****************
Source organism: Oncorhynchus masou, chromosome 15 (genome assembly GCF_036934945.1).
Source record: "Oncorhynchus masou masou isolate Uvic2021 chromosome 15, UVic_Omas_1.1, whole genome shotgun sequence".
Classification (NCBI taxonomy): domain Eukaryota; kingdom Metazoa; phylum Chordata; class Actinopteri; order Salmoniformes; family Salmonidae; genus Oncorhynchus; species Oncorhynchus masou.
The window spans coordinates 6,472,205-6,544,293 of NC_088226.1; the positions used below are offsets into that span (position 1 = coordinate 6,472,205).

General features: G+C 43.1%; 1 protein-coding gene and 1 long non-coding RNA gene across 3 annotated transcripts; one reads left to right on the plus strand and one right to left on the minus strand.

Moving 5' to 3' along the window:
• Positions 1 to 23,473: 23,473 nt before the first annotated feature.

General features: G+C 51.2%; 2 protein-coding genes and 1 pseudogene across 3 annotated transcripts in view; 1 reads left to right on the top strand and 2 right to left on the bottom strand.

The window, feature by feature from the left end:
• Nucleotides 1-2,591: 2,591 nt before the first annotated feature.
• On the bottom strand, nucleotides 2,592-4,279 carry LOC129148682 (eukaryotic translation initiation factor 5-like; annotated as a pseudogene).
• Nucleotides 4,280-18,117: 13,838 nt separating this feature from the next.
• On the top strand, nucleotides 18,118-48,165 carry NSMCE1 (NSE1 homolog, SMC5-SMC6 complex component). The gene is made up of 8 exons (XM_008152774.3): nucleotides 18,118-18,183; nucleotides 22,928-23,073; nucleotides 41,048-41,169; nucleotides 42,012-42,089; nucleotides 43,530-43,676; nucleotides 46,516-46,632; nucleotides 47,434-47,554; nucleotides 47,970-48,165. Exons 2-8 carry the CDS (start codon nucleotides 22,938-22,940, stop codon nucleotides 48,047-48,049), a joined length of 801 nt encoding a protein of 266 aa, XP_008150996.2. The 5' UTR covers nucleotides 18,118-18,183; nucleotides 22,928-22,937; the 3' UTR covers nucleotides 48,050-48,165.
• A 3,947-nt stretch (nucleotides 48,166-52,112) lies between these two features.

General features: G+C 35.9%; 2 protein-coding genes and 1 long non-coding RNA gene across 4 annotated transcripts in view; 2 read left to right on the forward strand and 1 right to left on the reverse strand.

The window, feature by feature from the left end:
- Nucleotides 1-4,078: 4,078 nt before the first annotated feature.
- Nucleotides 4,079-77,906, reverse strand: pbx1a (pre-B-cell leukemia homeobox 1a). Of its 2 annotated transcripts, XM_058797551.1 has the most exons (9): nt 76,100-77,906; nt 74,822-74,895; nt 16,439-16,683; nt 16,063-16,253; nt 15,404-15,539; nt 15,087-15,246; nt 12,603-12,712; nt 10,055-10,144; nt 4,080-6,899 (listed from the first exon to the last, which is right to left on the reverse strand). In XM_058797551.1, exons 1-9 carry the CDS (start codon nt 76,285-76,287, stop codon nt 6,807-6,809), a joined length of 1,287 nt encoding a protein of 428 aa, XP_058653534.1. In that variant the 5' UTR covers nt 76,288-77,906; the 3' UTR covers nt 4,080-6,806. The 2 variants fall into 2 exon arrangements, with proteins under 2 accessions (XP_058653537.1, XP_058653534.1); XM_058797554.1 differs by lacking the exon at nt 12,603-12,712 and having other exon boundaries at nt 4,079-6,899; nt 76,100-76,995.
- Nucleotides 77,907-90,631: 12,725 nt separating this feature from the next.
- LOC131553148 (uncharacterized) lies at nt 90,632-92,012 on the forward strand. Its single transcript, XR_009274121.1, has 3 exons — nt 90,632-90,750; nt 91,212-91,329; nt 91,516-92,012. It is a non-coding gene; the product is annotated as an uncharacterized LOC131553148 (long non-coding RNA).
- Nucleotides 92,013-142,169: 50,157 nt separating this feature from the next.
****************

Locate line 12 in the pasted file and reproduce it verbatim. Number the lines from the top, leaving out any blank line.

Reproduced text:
• Nucleotides 4,280-18,117: 13,838 nt separating this feature from the next.